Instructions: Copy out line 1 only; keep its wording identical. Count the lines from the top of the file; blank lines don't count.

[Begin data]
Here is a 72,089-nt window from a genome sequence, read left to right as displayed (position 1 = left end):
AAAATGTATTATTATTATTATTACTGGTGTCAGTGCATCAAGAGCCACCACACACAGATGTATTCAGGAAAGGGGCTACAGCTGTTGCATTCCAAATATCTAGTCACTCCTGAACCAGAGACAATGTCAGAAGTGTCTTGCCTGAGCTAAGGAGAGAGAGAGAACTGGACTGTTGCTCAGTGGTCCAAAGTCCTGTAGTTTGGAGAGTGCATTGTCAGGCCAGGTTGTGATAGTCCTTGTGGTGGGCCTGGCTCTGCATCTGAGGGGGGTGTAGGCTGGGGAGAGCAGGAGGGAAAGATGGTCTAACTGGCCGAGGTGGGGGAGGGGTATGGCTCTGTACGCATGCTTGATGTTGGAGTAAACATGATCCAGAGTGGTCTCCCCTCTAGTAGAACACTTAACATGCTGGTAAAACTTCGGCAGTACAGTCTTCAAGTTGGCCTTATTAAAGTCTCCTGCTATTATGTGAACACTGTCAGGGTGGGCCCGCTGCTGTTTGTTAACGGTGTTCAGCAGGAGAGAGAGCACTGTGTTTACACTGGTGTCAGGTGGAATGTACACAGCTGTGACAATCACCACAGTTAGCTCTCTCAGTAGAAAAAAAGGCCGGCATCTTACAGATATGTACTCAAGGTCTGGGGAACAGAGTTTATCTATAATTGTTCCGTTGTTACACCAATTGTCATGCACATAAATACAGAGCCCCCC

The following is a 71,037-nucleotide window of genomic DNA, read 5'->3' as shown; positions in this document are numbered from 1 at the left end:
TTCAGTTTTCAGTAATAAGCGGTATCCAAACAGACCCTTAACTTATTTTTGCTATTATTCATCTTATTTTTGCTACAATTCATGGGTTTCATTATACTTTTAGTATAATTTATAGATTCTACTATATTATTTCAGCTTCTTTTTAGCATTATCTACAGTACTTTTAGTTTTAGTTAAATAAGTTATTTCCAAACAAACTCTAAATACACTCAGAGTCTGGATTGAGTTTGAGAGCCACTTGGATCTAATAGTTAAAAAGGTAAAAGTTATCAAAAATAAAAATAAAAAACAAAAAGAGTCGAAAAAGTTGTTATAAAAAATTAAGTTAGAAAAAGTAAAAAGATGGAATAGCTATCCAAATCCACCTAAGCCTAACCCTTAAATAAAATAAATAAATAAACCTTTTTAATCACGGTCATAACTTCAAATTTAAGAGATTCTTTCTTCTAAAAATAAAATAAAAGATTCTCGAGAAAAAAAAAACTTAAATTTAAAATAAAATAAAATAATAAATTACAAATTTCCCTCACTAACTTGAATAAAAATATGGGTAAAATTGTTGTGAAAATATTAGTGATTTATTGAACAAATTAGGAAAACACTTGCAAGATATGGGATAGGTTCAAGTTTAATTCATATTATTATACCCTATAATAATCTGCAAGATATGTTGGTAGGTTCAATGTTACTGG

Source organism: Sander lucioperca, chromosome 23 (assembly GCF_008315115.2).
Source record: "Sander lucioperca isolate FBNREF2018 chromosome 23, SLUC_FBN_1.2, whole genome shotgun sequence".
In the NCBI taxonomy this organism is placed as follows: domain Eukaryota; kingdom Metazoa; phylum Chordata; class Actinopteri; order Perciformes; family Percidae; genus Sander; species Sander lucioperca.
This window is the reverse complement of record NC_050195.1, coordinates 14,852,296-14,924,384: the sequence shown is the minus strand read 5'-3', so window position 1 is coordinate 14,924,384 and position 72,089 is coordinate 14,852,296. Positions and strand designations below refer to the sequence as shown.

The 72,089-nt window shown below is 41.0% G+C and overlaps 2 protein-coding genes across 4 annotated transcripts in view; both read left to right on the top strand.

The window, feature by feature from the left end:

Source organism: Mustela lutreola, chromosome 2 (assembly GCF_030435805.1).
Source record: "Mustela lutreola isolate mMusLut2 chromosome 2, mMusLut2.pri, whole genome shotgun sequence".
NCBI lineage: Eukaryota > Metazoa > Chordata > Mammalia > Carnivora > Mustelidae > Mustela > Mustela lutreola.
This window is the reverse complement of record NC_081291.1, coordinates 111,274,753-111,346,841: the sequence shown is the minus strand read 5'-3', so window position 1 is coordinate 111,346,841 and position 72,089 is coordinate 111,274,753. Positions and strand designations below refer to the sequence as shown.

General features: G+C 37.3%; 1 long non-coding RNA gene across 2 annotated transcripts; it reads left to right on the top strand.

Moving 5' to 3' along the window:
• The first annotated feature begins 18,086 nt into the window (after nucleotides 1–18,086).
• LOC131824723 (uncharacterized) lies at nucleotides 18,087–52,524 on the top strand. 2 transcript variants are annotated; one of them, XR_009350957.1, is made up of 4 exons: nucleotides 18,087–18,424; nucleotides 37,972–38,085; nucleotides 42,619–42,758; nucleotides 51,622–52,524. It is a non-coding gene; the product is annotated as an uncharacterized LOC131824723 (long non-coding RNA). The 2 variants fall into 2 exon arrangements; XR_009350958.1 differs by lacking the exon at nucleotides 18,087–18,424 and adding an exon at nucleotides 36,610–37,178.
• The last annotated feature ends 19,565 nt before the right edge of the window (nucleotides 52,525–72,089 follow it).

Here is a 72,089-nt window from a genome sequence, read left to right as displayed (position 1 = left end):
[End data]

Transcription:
Here is a 72,089-nt window from a genome sequence, read left to right as displayed (position 1 = left end):